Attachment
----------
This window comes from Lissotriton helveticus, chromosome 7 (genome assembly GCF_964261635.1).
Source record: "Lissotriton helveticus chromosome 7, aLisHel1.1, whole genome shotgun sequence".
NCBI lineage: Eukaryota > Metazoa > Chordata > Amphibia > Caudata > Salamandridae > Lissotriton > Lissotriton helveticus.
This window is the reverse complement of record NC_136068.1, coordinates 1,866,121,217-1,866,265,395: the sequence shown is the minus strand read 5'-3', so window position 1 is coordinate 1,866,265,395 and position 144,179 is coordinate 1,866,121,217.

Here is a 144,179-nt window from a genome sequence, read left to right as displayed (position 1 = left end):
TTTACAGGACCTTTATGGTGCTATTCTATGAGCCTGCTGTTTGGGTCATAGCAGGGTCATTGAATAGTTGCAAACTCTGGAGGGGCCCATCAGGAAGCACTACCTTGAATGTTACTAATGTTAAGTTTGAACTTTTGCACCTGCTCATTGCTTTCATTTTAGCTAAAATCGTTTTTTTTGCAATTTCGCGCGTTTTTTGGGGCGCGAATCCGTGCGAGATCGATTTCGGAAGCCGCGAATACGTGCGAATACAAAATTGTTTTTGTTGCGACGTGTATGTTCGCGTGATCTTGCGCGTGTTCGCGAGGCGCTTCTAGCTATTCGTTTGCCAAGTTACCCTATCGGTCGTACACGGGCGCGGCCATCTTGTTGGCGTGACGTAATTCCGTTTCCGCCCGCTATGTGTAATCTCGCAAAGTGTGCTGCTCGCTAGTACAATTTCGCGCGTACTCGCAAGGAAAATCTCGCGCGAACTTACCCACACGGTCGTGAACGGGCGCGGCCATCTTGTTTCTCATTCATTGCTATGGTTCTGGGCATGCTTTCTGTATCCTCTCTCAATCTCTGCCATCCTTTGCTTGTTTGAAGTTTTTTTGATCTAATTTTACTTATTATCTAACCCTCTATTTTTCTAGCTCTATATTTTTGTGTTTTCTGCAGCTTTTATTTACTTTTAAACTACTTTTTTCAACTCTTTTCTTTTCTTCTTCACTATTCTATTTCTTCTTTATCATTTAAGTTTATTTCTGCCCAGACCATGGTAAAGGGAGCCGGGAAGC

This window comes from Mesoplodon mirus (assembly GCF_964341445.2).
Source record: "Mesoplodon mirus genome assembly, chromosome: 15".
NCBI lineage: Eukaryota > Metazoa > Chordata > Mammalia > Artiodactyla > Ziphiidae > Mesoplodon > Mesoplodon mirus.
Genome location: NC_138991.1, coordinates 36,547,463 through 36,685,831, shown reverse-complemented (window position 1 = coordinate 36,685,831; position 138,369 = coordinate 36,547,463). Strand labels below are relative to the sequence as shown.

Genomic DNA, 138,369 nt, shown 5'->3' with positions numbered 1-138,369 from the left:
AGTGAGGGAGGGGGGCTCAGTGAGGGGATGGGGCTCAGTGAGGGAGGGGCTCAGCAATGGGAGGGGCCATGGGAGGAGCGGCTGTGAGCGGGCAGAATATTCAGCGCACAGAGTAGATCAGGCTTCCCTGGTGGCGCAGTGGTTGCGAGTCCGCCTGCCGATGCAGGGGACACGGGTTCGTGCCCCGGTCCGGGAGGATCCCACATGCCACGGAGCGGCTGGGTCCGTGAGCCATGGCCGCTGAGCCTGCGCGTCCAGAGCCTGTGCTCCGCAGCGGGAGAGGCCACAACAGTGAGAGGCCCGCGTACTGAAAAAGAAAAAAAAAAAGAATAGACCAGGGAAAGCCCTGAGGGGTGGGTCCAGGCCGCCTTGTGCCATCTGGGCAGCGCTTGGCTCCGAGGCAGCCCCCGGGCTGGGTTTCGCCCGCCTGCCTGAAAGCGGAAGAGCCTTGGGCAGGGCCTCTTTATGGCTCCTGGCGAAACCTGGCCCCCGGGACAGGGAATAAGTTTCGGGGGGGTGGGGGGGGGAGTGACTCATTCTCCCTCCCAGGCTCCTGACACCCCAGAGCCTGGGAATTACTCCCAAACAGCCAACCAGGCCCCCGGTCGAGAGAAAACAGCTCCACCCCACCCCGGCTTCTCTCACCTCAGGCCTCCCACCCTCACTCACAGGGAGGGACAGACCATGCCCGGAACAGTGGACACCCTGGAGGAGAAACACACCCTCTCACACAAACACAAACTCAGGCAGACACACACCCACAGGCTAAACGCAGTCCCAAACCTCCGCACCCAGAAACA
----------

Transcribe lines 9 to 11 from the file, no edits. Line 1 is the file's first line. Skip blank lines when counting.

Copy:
NCBI lineage: Eukaryota > Metazoa > Chordata > Mammalia > Artiodactyla > Ziphiidae > Mesoplodon > Mesoplodon mirus.
Genome location: NC_138991.1, coordinates 36,547,463 through 36,685,831, shown reverse-complemented (window position 1 = coordinate 36,685,831; position 138,369 = coordinate 36,547,463). Strand labels below are relative to the sequence as shown.

Genomic DNA, 138,369 nt, shown 5'->3' with positions numbered 1-138,369 from the left: